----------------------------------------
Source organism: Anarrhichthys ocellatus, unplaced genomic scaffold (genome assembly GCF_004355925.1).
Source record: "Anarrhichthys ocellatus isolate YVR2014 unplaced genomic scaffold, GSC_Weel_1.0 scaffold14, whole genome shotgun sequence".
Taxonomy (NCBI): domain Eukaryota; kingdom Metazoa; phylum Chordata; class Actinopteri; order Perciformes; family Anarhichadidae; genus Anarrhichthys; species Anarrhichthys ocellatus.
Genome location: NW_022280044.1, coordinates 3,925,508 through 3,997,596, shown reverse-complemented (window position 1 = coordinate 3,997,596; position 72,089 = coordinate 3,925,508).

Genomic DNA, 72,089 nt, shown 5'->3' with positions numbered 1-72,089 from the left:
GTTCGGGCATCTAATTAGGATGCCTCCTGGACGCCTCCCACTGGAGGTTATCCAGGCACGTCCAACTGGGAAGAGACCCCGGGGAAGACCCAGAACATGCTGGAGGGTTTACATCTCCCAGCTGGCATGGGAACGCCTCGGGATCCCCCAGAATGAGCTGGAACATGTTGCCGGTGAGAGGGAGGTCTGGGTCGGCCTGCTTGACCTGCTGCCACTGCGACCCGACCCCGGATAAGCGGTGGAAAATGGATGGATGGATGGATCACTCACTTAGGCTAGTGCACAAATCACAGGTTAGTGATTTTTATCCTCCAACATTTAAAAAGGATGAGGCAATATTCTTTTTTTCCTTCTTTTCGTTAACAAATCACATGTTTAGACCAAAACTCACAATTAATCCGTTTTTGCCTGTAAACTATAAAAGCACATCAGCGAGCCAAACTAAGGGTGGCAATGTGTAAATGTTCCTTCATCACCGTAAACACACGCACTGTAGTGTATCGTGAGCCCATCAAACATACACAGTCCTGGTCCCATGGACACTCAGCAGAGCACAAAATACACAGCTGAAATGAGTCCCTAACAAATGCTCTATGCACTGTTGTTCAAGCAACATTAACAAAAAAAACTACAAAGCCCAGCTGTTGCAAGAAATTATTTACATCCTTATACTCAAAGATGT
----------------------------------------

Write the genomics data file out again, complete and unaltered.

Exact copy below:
Source organism: Anarrhichthys ocellatus, unplaced genomic scaffold (genome assembly GCF_004355925.1).
Source record: "Anarrhichthys ocellatus isolate YVR2014 unplaced genomic scaffold, GSC_Weel_1.0 scaffold14, whole genome shotgun sequence".
Taxonomy (NCBI): domain Eukaryota; kingdom Metazoa; phylum Chordata; class Actinopteri; order Perciformes; family Anarhichadidae; genus Anarrhichthys; species Anarrhichthys ocellatus.
Genome location: NW_022280044.1, coordinates 3,925,508 through 3,997,596, shown reverse-complemented (window position 1 = coordinate 3,997,596; position 72,089 = coordinate 3,925,508).

Genomic DNA, 72,089 nt, shown 5'->3' with positions numbered 1-72,089 from the left:
GTTCGGGCATCTAATTAGGATGCCTCCTGGACGCCTCCCACTGGAGGTTATCCAGGCACGTCCAACTGGGAAGAGACCCCGGGGAAGACCCAGAACATGCTGGAGGGTTTACATCTCCCAGCTGGCATGGGAACGCCTCGGGATCCCCCAGAATGAGCTGGAACATGTTGCCGGTGAGAGGGAGGTCTGGGTCGGCCTGCTTGACCTGCTGCCACTGCGACCCGACCCCGGATAAGCGGTGGAAAATGGATGGATGGATGGATCACTCACTTAGGCTAGTGCACAAATCACAGGTTAGTGATTTTTATCCTCCAACATTTAAAAAGGATGAGGCAATATTCTTTTTTTCCTTCTTTTCGTTAACAAATCACATGTTTAGACCAAAACTCACAATTAATCCGTTTTTGCCTGTAAACTATAAAAGCACATCAGCGAGCCAAACTAAGGGTGGCAATGTGTAAATGTTCCTTCATCACCGTAAACACACGCACTGTAGTGTATCGTGAGCCCATCAAACATACACAGTCCTGGTCCCATGGACACTCAGCAGAGCACAAAATACACAGCTGAAATGAGTCCCTAACAAATGCTCTATGCACTGTTGTTCAAGCAACATTAACAAAAAAAACTACAAAGCCCAGCTGTTGCAAGAAATTATTTACATCCTTATACTCAAAGATGT